1. The Love Language, The Love Language (Bladen County) – This album took 150% more turns in my car stereo than any other album released in 2009. That fact alone made my album of the year decision an easy one. (Not a bad accomplishment for one guy sitting alone in his bedroom.) Then there is the fact that the live incarnation of The Love Language, which is considerably larger, put on what is, at the very least, the second best show I saw this year (Los Campesinos are pretty phenomenal in their own right). I am speechless just thinking about it, so go back and read what I wrote after that show, if you’re interested. And, Stuart McLamb, if you’re reading this, let me thank you from the bottom of my heart for this record. I hope I won’t have to wait too long for a second one.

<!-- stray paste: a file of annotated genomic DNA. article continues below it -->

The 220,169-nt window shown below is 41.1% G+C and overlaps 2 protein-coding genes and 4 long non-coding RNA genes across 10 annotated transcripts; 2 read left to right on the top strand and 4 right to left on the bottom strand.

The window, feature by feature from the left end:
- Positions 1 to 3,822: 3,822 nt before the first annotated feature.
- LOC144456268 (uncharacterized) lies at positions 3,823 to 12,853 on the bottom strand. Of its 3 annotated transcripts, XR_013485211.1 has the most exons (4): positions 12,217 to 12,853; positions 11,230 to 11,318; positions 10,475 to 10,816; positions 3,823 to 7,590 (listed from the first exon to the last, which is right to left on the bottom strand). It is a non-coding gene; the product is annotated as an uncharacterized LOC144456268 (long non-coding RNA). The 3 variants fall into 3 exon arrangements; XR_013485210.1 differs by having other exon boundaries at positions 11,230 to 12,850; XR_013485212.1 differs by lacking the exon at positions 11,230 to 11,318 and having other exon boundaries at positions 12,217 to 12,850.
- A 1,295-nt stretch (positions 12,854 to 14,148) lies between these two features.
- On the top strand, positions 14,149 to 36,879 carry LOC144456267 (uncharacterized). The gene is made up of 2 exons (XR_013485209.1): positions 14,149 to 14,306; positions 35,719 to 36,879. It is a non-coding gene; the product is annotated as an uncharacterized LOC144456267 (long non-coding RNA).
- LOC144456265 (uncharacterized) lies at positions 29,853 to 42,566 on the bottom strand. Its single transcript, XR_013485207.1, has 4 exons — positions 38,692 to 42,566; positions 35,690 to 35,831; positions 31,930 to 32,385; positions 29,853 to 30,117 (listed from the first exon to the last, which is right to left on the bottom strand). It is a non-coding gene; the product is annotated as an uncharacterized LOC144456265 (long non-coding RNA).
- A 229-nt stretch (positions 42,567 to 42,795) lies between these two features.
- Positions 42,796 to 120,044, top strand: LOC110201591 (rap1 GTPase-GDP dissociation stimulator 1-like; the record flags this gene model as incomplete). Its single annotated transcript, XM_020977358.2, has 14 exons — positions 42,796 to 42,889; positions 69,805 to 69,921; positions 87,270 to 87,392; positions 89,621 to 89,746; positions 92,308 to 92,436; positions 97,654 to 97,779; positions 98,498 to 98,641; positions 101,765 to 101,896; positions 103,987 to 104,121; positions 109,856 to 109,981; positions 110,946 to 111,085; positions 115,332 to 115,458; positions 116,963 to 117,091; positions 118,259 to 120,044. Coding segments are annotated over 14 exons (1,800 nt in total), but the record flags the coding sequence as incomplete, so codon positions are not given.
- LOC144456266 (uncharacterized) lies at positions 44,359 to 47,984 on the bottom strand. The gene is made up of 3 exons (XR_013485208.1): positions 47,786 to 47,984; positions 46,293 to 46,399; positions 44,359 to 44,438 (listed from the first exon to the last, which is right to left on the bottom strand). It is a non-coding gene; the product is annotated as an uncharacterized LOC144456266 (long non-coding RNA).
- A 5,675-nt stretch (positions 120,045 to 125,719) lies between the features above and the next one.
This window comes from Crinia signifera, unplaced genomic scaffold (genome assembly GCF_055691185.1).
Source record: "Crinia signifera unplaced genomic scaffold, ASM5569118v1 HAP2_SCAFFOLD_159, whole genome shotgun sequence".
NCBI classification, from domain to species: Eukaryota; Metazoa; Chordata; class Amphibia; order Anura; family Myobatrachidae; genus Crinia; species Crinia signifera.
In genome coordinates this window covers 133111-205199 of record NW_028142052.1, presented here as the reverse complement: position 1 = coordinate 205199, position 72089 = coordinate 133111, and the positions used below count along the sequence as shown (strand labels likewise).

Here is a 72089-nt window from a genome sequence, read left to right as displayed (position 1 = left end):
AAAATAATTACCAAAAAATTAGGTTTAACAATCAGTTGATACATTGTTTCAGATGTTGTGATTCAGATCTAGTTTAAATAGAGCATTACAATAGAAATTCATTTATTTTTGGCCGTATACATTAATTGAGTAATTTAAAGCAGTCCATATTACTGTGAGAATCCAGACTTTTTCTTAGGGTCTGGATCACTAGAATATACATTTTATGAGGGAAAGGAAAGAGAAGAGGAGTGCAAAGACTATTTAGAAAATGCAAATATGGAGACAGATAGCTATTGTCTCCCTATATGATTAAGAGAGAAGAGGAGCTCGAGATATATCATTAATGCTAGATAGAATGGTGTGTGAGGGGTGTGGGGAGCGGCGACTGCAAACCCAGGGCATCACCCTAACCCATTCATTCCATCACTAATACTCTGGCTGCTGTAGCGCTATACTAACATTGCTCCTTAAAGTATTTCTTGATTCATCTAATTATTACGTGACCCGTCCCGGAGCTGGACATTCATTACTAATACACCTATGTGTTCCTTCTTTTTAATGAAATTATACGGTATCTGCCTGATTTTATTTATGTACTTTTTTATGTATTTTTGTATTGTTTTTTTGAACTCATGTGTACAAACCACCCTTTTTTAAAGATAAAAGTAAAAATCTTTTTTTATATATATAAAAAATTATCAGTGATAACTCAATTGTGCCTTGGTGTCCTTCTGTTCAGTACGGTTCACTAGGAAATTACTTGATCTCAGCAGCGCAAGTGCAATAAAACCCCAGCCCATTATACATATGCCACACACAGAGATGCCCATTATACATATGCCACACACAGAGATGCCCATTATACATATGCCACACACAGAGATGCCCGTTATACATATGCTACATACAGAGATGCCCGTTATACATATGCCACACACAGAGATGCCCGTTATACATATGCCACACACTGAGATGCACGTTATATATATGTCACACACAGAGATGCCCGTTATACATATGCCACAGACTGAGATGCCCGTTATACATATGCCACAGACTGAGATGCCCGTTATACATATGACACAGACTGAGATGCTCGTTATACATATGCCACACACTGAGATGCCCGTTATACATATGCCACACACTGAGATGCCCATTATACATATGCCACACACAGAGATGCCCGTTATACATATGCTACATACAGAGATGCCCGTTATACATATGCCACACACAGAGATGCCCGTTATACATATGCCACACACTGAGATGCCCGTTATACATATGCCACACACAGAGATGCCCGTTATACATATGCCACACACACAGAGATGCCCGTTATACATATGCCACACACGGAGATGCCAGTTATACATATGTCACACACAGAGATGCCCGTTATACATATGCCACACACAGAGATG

Honorable Mentions: Welcome to the Walk Alone, The Rumble Strips (Island); God Help the Girl, God Help the Girl (Rough Trade/Matador)


Thao + the Get Down Stay Down

So, Thao + the Get Down Stay Down has a new album out, it came out … yesterday?  But it was available a week early on iTunes or some nonsense like that, and anyway, it is called Know Better Learn Faster and I have been listening to it all evening in hopes of telling you something awesome about it.  And, not surprisingly, I feel that like We Brave Bee Stings this is going to be an album that I have to live with for awhile and listen to for awhile, and like a good wine, it will get better as it ages.  I find this to be one of the marks of a great album, up there with finding a new favorite song every week.